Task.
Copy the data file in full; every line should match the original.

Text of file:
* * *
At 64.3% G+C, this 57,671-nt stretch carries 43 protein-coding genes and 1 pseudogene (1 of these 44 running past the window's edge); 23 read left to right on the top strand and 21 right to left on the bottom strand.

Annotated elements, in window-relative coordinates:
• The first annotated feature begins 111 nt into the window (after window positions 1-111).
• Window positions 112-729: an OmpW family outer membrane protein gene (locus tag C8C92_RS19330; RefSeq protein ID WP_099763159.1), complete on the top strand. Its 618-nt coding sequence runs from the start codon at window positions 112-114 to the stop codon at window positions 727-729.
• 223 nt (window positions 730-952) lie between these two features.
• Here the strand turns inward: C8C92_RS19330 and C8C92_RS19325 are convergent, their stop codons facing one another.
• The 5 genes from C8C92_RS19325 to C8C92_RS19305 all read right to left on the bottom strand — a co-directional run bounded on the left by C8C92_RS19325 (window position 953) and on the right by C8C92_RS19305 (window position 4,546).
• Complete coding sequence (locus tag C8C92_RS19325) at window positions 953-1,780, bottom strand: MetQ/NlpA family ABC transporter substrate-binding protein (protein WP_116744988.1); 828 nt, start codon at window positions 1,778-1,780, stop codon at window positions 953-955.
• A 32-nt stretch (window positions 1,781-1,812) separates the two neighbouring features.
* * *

At 64.3% G+C, this 57,671-nt stretch carries 43 protein-coding genes and 1 pseudogene (1 of these 44 running past the window's edge); 23 read left to right on the top strand and 21 right to left on the bottom strand.

Annotated elements, in window-relative coordinates:
• The first annotated feature begins 111 nt into the window (after window positions 1-111).
• Window positions 112-729: an OmpW family outer membrane protein gene (locus tag C8C92_RS19330; RefSeq protein ID WP_099763159.1), complete on the top strand. Its 618-nt coding sequence runs from the start codon at window positions 112-114 to the stop codon at window positions 727-729.
• 223 nt (window positions 730-952) lie between these two features.
• Here the strand turns inward: C8C92_RS19330 and C8C92_RS19325 are convergent, their stop codons facing one another.
• The 5 genes from C8C92_RS19325 to C8C92_RS19305 all read right to left on the bottom strand — a co-directional run bounded on the left by C8C92_RS19325 (window position 953) and on the right by C8C92_RS19305 (window position 4,546).
• Complete coding sequence (locus tag C8C92_RS19325) at window positions 953-1,780, bottom strand: MetQ/NlpA family ABC transporter substrate-binding protein (protein WP_116744988.1); 828 nt, start codon at window positions 1,778-1,780, stop codon at window positions 953-955.
• A 32-nt stretch (window positions 1,781-1,812) separates the two neighbouring features.